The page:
You’re on your mountain bike, zipping down the trail. You’re railing all the curves and feeling awesome on the bike. Suddenly something unexpected happens. Something unforeseen. Something dangerous.
It could be a downed tree just around a blind curve. It may be an animal, poised and ready to attack you. Instead, it could be a mechanical failure that happens at the most inopportune moment. Whatever the danger, you have no time to think. You must simply react and hope for the best. It’s times like these when a cyclist must rely on their reflexes, their skill, and a little bit of divine intervention. Here’s what happens when a cyclist encounters a high-speed surprise.
Insects are often the cause of many high-speed surprises. Just ask any cyclist if they’ve ever had a bug fly into their mouth. I would be willing to bet that every single one would answer affirmatively. I know we’re supposed to breath in through the nose and out through the mouth, but in reality, we don’t always do this. Sometimes, it’s simply because we’re talking to another rider and as we draw a breath to speak, a gnat gets sucked right into the back of our throat. This is immediately followed by the humorous sounds of coughing and hacking in an attempt to clear it out. At all costs, we must handle this oral invasion without taking our hands off the handlebars.
I once had a rather large bug fly into my ear. It seemed like it was the size of a bumblebee. I had been turning my head to the side to say something to the cyclist behind me when…shhhhhlappp! A large insect struck my ear canal with so much force, that I just knew it was lodged in my ear. I was going about 20 mph in a pace line, so I couldn’t just stop. I shook my head and turned it the other way, out of the wind. I took one hand off the bars and tried to dig the bug out with my fingernail. I swallowed and tried to compress my ears internally. Nothing helped. I could feel it in there buzzing and burrowing. I just about screamed in revulsion. I asked the group to stop and had one of the girls look into my ear to see if she could see it. She said nothing was there. I went through the rest of the evening, certain that I had a bug in my head. The next morning, I felt normal. I don’t know if it crawled out at night while I slept. Or maybe my body’s defense mechanisms broke the insect down inside me. Maybe it never really went all the way in. Perhaps, the impact of the initial hit made me feel like it was still inside, when actually it just flew out of my ear while I was still slowing the bike down. I suppose I’ll never know unless one day I find a colony of newborn bees flying out of my ear.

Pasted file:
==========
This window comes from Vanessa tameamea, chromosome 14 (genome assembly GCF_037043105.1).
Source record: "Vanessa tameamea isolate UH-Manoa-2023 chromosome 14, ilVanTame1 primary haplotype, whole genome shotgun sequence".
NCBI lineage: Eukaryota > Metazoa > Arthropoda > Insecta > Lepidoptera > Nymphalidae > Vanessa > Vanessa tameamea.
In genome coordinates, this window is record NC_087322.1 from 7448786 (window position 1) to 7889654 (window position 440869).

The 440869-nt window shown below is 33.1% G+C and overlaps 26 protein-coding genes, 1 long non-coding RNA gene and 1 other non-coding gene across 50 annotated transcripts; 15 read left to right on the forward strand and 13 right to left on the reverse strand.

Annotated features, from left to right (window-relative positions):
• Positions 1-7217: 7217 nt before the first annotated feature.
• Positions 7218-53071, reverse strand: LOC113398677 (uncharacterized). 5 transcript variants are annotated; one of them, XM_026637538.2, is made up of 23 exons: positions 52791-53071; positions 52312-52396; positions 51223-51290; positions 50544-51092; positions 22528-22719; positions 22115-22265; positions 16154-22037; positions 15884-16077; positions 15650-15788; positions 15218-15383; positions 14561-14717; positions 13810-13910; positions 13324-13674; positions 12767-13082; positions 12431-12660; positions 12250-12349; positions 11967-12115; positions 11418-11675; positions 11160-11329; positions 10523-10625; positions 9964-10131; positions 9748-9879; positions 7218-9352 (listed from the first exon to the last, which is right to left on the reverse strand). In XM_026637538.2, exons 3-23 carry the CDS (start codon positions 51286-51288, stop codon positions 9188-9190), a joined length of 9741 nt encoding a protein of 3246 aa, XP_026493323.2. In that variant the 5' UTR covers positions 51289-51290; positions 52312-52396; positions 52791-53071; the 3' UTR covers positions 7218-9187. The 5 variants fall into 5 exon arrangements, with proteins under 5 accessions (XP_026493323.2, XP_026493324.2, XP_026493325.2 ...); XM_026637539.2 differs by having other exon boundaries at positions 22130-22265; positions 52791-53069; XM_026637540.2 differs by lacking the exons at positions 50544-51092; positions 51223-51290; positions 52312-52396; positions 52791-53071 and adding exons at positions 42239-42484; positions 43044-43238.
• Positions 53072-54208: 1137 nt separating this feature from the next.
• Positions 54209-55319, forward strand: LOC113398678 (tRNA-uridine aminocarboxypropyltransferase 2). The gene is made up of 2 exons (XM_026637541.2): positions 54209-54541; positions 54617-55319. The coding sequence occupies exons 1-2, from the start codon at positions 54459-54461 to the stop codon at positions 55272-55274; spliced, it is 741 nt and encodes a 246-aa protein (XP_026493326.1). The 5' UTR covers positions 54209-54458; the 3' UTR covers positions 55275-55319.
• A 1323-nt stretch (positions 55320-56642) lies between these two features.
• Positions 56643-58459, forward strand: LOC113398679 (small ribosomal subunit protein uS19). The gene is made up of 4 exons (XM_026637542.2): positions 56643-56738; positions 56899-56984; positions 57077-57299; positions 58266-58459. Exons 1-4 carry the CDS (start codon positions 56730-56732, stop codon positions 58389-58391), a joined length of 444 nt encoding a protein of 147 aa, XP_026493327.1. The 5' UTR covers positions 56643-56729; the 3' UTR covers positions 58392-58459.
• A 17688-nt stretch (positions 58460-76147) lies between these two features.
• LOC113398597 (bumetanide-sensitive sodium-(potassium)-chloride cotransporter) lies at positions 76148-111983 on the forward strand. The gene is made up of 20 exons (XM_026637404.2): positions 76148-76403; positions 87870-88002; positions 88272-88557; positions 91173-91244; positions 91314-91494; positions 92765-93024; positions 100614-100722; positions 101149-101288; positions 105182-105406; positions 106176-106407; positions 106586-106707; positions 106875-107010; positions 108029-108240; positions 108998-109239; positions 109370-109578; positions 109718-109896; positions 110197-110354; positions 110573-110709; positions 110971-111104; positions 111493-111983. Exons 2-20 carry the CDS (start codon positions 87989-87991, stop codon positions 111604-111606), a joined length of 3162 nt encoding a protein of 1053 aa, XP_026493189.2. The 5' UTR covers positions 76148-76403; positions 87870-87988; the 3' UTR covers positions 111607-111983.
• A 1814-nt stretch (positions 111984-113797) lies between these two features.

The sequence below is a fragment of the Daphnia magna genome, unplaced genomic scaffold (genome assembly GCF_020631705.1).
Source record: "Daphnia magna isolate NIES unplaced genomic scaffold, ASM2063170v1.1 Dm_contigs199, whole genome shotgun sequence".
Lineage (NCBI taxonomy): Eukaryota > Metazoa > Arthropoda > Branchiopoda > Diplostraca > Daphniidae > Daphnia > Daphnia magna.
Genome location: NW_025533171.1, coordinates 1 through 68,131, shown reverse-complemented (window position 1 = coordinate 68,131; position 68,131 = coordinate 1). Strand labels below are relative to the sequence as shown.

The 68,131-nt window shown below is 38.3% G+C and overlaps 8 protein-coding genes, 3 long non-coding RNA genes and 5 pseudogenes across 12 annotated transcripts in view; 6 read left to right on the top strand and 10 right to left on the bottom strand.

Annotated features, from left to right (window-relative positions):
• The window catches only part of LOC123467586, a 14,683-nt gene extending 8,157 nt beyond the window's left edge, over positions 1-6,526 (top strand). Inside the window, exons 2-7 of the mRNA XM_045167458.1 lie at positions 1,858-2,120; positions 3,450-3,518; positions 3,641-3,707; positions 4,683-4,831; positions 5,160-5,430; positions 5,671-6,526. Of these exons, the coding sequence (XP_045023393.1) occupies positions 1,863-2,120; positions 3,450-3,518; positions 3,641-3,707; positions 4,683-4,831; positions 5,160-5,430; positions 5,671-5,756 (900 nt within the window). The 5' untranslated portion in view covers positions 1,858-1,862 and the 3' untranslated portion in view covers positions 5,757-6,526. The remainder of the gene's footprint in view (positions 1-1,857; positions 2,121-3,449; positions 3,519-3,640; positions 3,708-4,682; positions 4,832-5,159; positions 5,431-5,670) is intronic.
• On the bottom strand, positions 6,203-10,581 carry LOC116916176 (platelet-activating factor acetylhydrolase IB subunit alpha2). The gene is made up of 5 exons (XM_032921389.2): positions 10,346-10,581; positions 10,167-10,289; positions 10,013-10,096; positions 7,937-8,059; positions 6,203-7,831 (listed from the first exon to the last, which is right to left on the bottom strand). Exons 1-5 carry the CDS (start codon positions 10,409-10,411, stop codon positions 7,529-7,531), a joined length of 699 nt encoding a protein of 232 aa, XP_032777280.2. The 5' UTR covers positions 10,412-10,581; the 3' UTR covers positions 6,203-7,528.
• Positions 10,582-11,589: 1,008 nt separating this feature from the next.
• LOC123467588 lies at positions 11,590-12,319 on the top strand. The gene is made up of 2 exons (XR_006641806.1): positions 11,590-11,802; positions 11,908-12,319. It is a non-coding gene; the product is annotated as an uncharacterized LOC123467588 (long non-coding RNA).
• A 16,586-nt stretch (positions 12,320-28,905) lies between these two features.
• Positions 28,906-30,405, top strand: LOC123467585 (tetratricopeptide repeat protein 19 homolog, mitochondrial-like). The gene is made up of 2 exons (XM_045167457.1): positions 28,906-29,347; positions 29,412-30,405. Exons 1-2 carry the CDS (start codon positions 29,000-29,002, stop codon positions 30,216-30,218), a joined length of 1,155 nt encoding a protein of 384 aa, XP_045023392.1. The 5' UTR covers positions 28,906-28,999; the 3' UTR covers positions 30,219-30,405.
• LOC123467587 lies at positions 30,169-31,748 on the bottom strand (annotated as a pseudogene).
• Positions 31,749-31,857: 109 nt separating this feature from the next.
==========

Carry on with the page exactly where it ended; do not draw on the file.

A little scarier is when a dog attacks while you’re on a bike. Sometimes it will be a dog barreling down on you as you ride past his house on your road bike. These territorial creatures don’t understand that although you are passing within a few feet of their turf, you are not planning on crossing the property line. When a dog attacks a cyclist who is riding a road bike at high speeds, the best course of action is usually to speed up. It’s also a good idea to know what's behind you, because you may need to veer out into the road away from the dog. Although canines are very fast, they can’t maintain those speeds for a long time. In most cases, you will pull away and the dog will tire and give up with a “Ha, I thought so” bark. After all, in his mind, he just chased you away and defended his property.